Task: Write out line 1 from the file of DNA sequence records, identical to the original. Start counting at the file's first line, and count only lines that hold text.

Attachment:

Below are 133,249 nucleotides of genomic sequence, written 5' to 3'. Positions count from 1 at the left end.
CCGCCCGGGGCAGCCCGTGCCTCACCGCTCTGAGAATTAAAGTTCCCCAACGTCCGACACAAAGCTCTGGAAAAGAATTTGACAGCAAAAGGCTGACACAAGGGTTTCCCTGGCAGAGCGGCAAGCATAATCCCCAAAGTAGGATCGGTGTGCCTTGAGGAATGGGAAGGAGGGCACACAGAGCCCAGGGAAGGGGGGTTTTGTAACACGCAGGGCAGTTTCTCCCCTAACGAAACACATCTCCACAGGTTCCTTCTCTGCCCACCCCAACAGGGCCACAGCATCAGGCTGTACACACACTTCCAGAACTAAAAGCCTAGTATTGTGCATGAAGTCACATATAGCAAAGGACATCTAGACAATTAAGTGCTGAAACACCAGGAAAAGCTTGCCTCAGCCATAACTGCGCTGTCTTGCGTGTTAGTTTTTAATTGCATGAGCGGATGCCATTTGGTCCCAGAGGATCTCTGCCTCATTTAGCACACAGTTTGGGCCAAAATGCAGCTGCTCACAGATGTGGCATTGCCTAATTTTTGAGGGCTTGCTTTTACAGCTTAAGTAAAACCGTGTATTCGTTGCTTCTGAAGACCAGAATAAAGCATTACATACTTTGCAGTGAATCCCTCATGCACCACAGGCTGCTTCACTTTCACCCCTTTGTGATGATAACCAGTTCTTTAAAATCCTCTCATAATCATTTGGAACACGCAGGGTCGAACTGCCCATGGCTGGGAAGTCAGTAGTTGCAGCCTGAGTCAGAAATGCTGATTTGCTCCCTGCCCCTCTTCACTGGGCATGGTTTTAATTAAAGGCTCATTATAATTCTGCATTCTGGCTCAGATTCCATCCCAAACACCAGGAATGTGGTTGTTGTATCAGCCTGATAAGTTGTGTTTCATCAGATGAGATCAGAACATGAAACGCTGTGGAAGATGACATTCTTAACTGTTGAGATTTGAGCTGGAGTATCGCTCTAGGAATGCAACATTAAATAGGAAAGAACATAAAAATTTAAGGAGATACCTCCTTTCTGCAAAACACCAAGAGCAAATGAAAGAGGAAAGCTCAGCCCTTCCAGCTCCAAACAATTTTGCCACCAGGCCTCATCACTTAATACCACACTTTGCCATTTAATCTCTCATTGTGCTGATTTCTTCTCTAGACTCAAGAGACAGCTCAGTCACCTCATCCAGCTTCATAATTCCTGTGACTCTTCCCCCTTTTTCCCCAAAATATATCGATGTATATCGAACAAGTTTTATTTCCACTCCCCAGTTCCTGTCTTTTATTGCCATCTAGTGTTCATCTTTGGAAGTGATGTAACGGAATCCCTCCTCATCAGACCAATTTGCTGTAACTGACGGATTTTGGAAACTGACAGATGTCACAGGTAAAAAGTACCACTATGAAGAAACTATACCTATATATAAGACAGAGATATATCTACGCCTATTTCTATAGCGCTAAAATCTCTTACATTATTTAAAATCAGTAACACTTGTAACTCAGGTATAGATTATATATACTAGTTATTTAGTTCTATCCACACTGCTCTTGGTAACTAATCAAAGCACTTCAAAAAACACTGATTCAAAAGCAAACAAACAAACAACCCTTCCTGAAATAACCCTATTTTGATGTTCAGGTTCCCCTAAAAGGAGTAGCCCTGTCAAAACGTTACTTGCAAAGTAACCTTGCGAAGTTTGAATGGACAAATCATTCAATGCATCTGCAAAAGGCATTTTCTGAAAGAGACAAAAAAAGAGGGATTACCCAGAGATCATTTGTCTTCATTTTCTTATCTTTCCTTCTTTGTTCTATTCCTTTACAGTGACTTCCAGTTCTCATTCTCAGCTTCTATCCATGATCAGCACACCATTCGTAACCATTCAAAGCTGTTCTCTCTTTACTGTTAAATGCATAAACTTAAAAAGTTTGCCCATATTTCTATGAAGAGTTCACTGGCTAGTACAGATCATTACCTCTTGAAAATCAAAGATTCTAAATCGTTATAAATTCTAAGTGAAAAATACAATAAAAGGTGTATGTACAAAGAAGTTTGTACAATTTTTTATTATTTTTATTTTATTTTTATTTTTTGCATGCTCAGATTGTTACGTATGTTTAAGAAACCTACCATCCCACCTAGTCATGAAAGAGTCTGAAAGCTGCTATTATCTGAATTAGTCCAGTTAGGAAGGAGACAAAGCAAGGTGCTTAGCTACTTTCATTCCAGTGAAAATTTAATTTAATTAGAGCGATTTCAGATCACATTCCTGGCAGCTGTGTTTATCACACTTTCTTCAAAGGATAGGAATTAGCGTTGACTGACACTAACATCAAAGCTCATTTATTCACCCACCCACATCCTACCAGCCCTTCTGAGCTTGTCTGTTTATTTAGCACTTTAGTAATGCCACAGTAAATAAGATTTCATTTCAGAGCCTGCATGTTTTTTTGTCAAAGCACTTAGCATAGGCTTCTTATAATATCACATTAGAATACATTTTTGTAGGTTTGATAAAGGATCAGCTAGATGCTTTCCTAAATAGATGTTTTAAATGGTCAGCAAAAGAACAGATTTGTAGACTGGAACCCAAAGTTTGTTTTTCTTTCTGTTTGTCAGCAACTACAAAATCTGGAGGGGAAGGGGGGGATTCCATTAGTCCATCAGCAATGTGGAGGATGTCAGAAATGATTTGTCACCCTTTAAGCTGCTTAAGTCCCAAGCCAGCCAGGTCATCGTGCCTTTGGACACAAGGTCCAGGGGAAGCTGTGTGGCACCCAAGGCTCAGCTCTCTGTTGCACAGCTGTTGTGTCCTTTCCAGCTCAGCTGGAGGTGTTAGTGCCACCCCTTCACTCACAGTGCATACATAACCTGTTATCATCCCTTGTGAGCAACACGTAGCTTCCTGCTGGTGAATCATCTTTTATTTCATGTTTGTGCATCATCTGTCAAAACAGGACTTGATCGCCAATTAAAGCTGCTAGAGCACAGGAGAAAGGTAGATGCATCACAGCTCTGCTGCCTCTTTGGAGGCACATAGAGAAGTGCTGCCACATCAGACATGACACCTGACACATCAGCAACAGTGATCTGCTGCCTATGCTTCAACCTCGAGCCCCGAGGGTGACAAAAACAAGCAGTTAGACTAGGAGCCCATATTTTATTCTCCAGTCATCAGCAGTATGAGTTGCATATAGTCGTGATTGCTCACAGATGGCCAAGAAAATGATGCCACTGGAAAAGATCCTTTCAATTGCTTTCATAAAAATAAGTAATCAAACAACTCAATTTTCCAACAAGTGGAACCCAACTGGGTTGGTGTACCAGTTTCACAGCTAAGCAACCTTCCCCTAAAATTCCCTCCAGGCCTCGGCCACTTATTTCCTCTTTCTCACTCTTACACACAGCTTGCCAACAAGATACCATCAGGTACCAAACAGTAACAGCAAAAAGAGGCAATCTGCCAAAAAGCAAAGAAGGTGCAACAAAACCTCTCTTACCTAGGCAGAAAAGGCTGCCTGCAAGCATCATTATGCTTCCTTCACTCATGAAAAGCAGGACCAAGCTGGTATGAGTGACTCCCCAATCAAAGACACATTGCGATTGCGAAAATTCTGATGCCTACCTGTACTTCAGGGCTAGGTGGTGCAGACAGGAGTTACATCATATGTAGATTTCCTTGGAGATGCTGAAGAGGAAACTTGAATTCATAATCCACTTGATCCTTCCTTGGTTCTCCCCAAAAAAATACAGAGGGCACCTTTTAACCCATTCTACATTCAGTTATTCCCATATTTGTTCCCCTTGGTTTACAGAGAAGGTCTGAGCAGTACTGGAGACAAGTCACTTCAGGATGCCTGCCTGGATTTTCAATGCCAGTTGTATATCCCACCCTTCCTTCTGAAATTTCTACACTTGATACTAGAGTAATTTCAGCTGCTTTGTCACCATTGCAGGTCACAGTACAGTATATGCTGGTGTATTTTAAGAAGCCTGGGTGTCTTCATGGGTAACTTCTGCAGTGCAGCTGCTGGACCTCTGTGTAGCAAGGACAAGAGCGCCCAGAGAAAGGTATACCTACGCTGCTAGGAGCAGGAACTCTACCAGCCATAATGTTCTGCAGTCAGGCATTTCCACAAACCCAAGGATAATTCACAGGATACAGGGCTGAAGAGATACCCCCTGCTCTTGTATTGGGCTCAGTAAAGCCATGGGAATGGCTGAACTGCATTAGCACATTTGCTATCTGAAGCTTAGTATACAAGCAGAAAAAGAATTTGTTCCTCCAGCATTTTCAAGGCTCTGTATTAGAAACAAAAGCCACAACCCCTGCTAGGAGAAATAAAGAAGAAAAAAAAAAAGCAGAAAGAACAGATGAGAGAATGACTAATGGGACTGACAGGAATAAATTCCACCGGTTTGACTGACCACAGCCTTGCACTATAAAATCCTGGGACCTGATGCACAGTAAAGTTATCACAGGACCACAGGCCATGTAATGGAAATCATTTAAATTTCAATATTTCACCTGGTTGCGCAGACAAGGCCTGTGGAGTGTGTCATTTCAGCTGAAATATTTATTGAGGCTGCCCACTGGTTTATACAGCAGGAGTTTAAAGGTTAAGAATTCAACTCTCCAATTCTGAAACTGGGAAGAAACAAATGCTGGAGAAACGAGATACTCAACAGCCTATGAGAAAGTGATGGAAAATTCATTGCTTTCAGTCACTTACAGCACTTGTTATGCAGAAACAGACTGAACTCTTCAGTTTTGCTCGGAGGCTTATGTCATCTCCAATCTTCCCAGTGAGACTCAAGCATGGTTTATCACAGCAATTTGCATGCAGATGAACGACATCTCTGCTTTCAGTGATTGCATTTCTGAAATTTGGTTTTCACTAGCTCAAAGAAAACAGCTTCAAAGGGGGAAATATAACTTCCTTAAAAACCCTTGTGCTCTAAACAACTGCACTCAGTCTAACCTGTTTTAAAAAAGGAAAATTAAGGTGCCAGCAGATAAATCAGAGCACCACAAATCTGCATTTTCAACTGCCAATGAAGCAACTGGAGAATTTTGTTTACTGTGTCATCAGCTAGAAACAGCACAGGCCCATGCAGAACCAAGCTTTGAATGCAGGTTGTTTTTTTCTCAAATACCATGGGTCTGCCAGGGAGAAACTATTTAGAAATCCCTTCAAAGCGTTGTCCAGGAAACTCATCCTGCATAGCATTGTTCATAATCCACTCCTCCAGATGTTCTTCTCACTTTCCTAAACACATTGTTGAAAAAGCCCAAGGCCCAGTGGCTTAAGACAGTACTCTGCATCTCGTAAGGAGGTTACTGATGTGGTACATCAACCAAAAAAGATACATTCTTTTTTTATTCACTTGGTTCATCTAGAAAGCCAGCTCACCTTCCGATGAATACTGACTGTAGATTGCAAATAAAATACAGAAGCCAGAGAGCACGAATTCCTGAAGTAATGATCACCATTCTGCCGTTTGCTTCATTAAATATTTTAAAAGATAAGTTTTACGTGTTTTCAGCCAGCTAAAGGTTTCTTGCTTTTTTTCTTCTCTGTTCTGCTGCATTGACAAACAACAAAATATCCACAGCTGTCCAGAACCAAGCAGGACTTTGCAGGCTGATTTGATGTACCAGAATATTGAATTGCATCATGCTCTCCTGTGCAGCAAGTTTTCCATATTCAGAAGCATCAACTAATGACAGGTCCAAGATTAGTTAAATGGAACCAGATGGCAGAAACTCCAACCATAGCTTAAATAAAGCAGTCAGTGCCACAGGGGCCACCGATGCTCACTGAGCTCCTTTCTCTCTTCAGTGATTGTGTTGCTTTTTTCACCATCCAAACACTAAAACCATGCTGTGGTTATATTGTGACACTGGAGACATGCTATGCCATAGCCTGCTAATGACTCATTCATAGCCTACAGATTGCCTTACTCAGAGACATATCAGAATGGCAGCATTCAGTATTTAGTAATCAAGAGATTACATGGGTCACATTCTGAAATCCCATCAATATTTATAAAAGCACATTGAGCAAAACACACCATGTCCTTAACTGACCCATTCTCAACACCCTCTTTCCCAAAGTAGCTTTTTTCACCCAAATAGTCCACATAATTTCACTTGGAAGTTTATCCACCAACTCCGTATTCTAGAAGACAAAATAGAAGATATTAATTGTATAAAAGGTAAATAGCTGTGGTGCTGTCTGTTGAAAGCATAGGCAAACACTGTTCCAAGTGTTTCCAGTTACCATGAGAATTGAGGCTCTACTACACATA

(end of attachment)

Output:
Below are 133,249 nucleotides of genomic sequence, written 5' to 3'. Positions count from 1 at the left end.